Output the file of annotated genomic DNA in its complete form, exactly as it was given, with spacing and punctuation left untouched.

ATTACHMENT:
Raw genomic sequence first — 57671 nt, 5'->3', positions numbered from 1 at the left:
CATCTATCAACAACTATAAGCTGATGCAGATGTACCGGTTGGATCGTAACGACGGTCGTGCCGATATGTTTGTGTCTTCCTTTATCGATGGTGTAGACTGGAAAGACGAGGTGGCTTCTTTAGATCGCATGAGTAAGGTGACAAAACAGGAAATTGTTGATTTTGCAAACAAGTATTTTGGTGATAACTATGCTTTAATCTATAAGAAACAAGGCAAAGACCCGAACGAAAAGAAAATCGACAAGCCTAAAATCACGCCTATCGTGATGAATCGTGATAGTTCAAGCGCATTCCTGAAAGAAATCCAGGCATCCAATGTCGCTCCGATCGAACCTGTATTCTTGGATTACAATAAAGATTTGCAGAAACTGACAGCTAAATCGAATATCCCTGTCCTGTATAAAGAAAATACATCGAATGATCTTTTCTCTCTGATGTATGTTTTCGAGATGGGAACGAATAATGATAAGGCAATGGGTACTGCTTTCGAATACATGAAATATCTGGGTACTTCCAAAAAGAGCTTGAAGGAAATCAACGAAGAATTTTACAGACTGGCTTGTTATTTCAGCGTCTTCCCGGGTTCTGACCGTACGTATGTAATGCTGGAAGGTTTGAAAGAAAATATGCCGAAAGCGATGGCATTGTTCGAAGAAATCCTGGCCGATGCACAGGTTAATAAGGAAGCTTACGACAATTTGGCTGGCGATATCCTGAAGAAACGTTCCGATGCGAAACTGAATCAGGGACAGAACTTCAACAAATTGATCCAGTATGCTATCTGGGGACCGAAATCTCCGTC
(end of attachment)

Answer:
Raw genomic sequence first — 57671 nt, 5'->3', positions numbered from 1 at the left:
CATCTATCAACAACTATAAGCTGATGCAGATGTACCGGTTGGATCGTAACGACGGTCGTGCCGATATGTTTGTGTCTTCCTTTATCGATGGTGTAGACTGGAAAGACGAGGTGGCTTCTTTAGATCGCATGAGTAAGGTGACAAAACAGGAAATTGTTGATTTTGCAAACAAGTATTTTGGTGATAACTATGCTTTAATCTATAAGAAACAAGGCAAAGACCCGAACGAAAAGAAAATCGACAAGCCTAAAATCACGCCTATCGTGATGAATCGTGATAGTTCAAGCGCATTCCTGAAAGAAATCCAGGCATCCAATGTCGCTCCGATCGAACCTGTATTCTTGGATTACAATAAAGATTTGCAGAAACTGACAGCTAAATCGAATATCCCTGTCCTGTATAAAGAAAATACATCGAATGATCTTTTCTCTCTGATGTATGTTTTCGAGATGGGAACGAATAATGATAAGGCAATGGGTACTGCTTTCGAATACATGAAATATCTGGGTACTTCCAAAAAGAGCTTGAAGGAAATCAACGAAGAATTTTACAGACTGGCTTGTTATTTCAGCGTCTTCCCGGGTTCTGACCGTACGTATGTAATGCTGGAAGGTTTGAAAGAAAATATGCCGAAAGCGATGGCATTGTTCGAAGAAATCCTGGCCGATGCACAGGTTAATAAGGAAGCTTACGACAATTTGGCTGGCGATATCCTGAAGAAACGTTCCGATGCGAAACTGAATCAGGGACAGAACTTCAACAAATTGATCCAGTATGCTATCTGGGGACCGAAATCTCCGTC